Saudi Arabia elite expected to pay $100 Billion to their government after being held captive for months


Several prominent businessmen have agreed to financial settlements with Saudi Arabian authorities in the kingdom’s extensive investigation on corruption, an official source told Reuters on Friday.

In early November, dozens of princes, senior officials and top businessmen were held when Crown Prince Mohammed bin Salman ordered the crackdown on pay-off corruption.

Saudi elite were held when Crown Prince Mohammed bin Salman ordered the sweep on top-tier business corruption and pay-offs in early November. According to attorney general, 185 have been held captive during the investigation.

Authorities said they aimed to reach $100 billion financial settlements with most suspects who have been held captive since early November. This money would go solely to the Saudi government, who have seen a loss in revenue due to falling oil prices.

The anonymous source, did not reveal the terms of the settlements to Reuters. The accused men could not immediately be reached for comment by news outlets. Suspects were accused of crimes such as money laundering, bribery and extorting officials.

In late November, senior Saudi Prince Miteb bin Abdullah, previously a leading contender to the Saudi throne, was freed after paying authorities a $1 billion plus settlement, according to a Saudi official Reuter said.

Earlier this week, the Saudi attorney general stated authorities were still holding 95 people in the campaign, while 90 detainees had charges dropped and were released, others had traded cash, real estate and other assets for their release from captivity. Some suspects will face trial if they do not settle.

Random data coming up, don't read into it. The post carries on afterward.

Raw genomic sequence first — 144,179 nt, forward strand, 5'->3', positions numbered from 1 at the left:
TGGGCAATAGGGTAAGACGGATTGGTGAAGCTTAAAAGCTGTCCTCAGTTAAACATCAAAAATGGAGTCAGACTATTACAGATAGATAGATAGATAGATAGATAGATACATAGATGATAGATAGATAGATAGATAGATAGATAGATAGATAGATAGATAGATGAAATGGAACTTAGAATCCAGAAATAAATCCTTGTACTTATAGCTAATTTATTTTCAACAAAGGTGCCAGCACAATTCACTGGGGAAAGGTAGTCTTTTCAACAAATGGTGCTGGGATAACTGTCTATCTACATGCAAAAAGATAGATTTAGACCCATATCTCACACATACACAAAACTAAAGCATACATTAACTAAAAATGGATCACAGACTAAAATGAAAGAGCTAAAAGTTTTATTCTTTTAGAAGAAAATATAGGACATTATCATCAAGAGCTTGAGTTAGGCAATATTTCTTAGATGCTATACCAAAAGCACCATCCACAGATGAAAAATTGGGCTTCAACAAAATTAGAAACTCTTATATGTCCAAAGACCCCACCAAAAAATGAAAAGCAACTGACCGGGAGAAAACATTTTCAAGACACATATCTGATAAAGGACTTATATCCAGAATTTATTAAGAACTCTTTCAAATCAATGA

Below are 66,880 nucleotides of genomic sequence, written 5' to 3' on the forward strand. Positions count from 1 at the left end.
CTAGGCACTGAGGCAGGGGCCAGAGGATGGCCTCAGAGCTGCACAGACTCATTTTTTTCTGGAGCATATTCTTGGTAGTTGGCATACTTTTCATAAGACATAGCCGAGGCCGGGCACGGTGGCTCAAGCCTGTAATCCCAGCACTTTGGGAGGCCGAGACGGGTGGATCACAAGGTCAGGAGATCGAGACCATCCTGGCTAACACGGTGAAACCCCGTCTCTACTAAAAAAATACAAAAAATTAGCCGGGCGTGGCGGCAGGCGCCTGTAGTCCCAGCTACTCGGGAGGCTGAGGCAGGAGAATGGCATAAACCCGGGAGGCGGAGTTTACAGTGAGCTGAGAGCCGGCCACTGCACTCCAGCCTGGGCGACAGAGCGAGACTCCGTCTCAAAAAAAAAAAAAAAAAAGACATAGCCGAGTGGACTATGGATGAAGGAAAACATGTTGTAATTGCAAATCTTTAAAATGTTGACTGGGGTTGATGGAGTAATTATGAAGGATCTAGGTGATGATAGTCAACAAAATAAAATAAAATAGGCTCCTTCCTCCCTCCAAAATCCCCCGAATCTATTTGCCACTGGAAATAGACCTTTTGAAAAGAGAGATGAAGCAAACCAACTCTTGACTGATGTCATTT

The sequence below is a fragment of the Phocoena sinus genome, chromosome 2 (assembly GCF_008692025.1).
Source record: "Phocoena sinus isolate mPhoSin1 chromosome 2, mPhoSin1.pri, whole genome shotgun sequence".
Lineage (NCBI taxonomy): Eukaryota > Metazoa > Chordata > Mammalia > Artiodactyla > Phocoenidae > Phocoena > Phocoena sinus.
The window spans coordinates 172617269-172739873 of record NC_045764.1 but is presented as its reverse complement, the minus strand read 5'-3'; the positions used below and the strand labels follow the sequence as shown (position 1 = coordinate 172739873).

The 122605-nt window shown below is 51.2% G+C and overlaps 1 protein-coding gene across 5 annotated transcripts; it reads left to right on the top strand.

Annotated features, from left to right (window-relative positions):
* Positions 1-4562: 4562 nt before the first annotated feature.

Prince Alwaleed bin Talal, top billionaire businessman and chairman/owner of Kingdom Holding, a global investment firm is still being held captive. A Saudi official told Reuters in early January that he was working on a possible settlement but no agreement has been reached yet.

Waleed al-Ibrahim, owner of MBC, a Saudi television network ;Khalid al-Tuwaijri, a former chief of the Royal Court;Fawaz Alhokair, a large shareholder in fashion retailer Fawaz Abdulaziz Alhokair Co; and Turki bin Nasser, a former head of  Saudi Arabia’s meteorology and EPA, the source told Reuters.

An email seen by Reuters written by MBC’s CEO Sam Barnett sent to MBC employees said Waleed al-Ibrahim had been released from detention and was with members of his family in Riyadh.

The latest settlements appear that the central part of the investigation may be coming to a close. This is a relief for shareholder in the companies run by the suspects, some of which have seen their share prices fall substantially since the beginning of high-level crackdown.

The panel summoned 320 individuals to provide more information, while detaining a number of suspects. It has also frozen 376 bank accounts of the detainees or related persons.